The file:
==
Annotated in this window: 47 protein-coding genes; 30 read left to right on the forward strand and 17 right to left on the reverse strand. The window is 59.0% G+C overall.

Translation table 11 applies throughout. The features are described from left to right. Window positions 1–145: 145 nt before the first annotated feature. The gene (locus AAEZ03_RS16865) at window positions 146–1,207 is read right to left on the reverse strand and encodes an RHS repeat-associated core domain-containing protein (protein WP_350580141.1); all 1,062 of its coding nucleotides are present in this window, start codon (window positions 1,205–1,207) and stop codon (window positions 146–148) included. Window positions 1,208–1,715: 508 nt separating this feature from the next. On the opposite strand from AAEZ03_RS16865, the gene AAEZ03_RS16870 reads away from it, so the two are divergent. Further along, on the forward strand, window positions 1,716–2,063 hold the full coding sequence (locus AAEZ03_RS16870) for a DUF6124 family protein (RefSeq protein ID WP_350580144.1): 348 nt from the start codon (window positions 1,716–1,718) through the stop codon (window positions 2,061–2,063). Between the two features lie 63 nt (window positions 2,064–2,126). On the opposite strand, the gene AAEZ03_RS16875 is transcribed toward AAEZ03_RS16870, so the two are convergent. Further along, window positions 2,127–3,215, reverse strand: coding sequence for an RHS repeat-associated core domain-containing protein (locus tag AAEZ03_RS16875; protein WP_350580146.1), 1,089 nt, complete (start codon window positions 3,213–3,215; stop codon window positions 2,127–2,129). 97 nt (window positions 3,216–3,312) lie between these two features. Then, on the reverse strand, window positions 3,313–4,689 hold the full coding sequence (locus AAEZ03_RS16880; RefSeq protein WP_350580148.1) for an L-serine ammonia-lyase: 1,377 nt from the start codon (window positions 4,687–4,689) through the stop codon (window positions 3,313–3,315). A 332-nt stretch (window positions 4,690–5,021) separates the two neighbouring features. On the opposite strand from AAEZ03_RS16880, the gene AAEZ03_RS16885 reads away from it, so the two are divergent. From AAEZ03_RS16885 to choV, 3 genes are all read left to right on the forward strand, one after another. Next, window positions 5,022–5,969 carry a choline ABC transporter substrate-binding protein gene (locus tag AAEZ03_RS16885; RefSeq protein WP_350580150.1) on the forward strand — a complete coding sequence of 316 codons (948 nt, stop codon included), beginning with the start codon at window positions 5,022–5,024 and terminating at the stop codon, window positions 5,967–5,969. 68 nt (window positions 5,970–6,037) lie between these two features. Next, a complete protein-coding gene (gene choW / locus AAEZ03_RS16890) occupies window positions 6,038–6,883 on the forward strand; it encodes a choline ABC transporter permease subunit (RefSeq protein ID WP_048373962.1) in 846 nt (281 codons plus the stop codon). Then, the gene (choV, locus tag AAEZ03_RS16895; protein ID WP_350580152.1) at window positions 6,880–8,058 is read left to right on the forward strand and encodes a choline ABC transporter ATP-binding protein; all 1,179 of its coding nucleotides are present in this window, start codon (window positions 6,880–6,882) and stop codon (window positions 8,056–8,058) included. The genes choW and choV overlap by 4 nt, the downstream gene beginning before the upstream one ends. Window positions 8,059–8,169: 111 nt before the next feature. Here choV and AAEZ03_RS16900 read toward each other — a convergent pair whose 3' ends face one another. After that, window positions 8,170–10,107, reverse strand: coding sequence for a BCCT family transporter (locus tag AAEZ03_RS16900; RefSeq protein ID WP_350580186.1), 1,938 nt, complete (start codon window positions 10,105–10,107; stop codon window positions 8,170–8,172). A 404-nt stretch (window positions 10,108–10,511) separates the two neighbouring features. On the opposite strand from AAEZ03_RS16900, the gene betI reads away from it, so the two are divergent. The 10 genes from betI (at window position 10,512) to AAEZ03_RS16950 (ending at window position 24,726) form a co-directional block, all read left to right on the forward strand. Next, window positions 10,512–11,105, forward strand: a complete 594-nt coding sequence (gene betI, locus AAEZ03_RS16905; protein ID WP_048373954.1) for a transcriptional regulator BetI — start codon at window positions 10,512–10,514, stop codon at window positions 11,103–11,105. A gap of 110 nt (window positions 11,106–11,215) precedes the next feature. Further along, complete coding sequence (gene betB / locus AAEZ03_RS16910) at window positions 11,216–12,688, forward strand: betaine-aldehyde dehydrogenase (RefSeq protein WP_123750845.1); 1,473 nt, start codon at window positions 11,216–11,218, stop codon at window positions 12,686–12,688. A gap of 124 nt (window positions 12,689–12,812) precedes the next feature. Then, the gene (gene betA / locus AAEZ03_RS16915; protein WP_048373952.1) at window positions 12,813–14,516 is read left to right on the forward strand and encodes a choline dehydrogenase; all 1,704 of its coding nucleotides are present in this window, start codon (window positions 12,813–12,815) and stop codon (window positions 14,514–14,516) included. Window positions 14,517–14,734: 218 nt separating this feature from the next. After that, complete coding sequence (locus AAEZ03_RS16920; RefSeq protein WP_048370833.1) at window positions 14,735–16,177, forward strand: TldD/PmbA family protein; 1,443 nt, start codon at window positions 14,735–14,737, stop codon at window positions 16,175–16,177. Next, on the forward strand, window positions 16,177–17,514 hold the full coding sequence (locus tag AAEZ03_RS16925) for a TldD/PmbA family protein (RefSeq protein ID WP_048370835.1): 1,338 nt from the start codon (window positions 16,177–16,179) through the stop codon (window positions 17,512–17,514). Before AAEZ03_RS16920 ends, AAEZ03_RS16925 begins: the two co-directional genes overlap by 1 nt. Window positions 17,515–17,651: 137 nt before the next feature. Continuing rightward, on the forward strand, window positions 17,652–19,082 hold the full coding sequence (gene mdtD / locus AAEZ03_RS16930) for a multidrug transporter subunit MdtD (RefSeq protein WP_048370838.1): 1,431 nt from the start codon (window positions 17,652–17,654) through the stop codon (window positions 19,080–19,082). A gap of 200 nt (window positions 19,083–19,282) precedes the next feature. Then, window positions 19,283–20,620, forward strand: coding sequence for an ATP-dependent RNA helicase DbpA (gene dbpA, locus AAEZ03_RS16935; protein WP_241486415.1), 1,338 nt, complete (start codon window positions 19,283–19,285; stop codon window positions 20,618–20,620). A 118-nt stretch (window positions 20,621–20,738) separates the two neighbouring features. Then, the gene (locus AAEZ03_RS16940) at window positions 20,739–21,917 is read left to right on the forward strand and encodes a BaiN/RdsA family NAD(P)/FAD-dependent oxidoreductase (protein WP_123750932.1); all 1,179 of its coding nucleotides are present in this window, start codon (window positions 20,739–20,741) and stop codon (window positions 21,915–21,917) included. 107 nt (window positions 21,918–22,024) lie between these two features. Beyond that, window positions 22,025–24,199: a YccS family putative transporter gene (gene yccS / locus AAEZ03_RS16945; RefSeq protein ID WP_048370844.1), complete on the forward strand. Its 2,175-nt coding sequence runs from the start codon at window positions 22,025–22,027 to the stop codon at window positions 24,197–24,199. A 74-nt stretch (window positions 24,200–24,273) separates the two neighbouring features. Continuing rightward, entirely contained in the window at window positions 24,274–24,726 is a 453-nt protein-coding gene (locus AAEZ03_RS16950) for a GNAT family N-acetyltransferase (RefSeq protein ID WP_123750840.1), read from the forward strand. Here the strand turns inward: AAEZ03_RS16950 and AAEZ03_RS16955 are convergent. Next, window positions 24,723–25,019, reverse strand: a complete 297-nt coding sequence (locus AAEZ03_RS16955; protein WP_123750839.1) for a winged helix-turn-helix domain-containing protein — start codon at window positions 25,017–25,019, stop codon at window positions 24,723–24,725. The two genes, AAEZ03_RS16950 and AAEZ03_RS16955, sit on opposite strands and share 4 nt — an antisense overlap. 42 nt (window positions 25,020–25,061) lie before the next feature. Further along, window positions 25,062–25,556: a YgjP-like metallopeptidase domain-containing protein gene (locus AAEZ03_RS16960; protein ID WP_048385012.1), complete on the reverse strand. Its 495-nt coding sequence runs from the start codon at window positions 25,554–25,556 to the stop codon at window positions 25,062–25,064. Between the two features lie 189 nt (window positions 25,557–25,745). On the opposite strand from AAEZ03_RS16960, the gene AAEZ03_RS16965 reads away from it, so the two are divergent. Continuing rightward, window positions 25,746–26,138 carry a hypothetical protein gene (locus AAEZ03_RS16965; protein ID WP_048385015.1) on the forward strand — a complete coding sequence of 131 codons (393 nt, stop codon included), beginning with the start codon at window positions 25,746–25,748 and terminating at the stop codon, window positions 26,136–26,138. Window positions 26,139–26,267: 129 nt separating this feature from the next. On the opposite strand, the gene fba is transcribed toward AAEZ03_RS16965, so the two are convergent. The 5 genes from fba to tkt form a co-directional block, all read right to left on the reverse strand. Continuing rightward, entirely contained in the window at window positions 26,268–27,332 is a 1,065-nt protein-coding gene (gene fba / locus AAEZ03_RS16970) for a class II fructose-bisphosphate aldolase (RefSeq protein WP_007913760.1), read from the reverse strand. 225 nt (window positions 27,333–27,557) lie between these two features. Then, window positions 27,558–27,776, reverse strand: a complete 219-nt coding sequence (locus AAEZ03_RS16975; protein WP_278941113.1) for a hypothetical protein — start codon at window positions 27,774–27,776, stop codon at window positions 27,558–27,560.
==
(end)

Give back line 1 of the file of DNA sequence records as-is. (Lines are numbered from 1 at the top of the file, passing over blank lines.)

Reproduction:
Annotated in this window: 47 protein-coding genes; 30 read left to right on the forward strand and 17 right to left on the reverse strand. The window is 59.0% G+C overall.